It makes riding fun.

That makes you want to ride all the time. So tomorrow, maybe?

I finished Brilliant Beacons Saturday night. I bought this in April 2021.

I was not aware that our first lighthouses dated to colonial times. But, like many people who have visited any surviving lighthouses, I knew that automation and GPS and other technologies have improved a sailor’s circumstance such that most of the bright old lights are well beyond obsolete. This book covers much that took place between 1716 and the mid 20th century and does so in an easy, approachable manner. Not every lighthouse is dissected, but you’ll gain a terrific appreciation for some of the engineering involved at the most demanding locations. You’ll get a sense of the people that worked in the lighthouses, their steadfastness and their heroism and, sometimes, the crazed things that took place beneath the big, beaming lights. You’ll learn about the brilliant Fresnel lens (most of you have the same technology in your headlights) and you’ll come to know the different parts of the government that made lighthouses a practical fixture, long before they became a photographic fixation. Lighthouses are one of those things that, over the course of time, we got right. And if you’re at all interested in the subject matter, this book gets it right, too.

In addition to a massively overflowing bookshelf, I have too many books in my Kindle app. There were 52 books waiting there last night, all of them, of course, are of an interest to me. I bought them, after all. But which one to read next? I suppose there’s chronology. I’d probably be reading about Jamestown or the Holy See. But what about books that cover broad swaths of time? Or these other books about wood or food? So I could go with purchase date, then. No idea. Alphabetical? Reasonable enough. That’d probably create a little variation, which is desirable. But would that be alphabetical based on titles or the authors’ names?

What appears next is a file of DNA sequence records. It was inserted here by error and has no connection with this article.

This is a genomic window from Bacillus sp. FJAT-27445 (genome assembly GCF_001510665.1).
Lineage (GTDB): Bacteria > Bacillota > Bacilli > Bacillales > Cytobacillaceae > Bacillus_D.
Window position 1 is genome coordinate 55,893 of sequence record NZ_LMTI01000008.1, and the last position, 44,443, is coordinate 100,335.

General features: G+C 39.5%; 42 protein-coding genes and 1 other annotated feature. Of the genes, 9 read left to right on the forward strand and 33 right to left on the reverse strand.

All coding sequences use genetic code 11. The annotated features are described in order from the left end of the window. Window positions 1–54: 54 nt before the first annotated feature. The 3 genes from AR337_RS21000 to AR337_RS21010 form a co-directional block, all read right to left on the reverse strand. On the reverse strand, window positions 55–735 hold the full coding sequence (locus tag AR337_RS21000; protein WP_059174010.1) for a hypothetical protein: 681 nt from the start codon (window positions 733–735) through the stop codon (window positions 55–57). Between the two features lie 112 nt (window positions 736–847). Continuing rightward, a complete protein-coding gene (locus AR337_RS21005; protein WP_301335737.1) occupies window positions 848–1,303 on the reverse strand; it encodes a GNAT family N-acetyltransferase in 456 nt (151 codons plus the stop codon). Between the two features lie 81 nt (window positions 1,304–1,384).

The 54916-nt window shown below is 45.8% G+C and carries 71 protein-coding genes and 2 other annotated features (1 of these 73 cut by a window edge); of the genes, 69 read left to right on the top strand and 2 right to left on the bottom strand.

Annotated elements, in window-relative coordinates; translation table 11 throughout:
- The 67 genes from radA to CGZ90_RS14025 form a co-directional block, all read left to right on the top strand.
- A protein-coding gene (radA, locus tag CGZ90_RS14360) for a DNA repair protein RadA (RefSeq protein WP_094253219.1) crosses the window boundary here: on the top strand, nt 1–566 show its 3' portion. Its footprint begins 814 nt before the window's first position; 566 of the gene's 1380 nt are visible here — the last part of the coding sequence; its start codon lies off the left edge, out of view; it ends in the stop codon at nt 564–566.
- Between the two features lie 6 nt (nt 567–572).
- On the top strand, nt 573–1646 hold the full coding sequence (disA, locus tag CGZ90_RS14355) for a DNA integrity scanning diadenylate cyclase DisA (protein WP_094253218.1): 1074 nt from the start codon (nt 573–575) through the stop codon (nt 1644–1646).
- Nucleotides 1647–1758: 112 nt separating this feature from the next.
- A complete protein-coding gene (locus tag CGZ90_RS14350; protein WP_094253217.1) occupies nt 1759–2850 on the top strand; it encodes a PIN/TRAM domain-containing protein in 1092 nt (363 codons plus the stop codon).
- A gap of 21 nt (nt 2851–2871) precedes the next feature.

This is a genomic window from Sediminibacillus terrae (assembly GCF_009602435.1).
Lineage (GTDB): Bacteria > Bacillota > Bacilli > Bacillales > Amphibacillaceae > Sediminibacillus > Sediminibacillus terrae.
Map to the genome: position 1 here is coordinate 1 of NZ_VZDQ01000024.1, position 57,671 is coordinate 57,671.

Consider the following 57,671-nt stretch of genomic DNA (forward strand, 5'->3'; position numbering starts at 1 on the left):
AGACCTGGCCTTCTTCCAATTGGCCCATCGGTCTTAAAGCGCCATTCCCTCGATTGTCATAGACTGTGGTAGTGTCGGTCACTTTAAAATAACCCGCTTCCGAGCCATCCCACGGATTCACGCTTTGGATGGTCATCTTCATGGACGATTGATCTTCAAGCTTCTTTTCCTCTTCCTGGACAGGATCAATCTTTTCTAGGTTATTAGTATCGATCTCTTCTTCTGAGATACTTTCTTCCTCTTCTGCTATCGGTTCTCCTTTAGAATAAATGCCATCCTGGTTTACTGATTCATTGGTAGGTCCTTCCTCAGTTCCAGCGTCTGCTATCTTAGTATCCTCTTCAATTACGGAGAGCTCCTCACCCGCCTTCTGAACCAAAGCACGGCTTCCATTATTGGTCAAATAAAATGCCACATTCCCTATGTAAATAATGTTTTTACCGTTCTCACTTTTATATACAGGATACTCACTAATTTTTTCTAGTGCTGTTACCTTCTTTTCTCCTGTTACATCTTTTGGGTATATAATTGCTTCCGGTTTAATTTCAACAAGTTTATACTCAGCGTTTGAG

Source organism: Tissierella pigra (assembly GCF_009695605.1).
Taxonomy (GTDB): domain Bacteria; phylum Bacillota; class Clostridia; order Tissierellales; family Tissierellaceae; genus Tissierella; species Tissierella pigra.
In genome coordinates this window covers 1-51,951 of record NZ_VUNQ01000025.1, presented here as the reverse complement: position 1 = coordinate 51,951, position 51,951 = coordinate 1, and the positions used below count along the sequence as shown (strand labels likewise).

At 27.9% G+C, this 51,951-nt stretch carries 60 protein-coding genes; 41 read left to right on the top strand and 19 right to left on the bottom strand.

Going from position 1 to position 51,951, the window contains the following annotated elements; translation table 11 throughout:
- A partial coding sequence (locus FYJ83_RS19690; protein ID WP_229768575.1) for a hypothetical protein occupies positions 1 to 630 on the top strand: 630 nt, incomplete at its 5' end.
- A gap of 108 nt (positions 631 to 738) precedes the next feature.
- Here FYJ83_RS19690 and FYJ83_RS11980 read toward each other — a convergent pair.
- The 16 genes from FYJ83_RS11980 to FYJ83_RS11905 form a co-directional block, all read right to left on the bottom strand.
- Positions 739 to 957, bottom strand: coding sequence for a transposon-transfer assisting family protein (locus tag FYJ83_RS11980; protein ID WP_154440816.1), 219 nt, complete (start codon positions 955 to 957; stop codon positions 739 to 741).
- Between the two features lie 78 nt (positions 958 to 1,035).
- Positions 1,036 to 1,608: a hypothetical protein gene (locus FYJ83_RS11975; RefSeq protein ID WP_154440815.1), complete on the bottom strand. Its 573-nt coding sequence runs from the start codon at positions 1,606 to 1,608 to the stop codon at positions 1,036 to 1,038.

So I did what anyone would do: I counted all the books and ran a random number generator until one number showed up a third time. And that number leads us to Last of the Doughboys, which I purchased in February last year.

Starting in 2003, reporter Richard Rubin started interviewing surviving members of the U.S. military and auxiliary services that took part in the Great War. Everyone here is more than 100 years old, because time marches on. I’ve read two chapters so far. The first was about his inspiration and the process to finding these centenarians. The second chapter was a summary of an all-but forgotten memoir of WW1, Over the Top, by Arthur Guy Empey. He wrote three other books, none as popular as the wildly successful first. He also penned a handful of popular songs, and a few silent films, acting in some of them, before the talkies drove him out. He had a bunch of magazine, pulp stories under his belt, as well.

In 1935, then in his early 50s, he helped organize a paramilitary organization in Hollywood.

It’s always been a weird place, basically.

None of this last part, the part about the rest of Empey’s life, has figured into Rubin’s Doughboys book. If you read about Empey, it’s clear he made a living on interest in the Great War right up until the public zeitgeist shifted in the mid 1930s. He had a good run of it, though, and himself lived into his 70s, dying in 1963. The rest of Rubin’s book, though, will see his peers having lived decades on.

Time and soldiers, they all know about marching. And in time we lose details. Did the right face happen here or there? Either way, we know we pivoted on this foot, because that’s the concept of the movement. The details might be forgotten, but the fundament is still there, we pivot on the ball of this foot. The non-historian remembers little of the Great War. The thoughtful person might be able to point to some of its many lasting, and continuing legacies. Most of us, at least, recall that it happened. It hardly seems enough to remember, considering the cost. But, then again, this was a century ago. Next month, it’s 105 years, in fact, since Gen. John Pershing arrived in France.

That’s history for you. Vital today, heroic tomorrow, then reunions the next week, and the mists of time after that. Before too long, the original media turns digital or dust.

This footage is the Wikipedia of newsreels, and there’s a heck of a downshift in the final quarter of the footage.

Pershing died in ’48. I bet his name gets mentioned a few times in this book, though. So far, it’s one you want to keep getting back to, eager to see who you’ll meet next.

I wonder how much of it I’ll read tonight.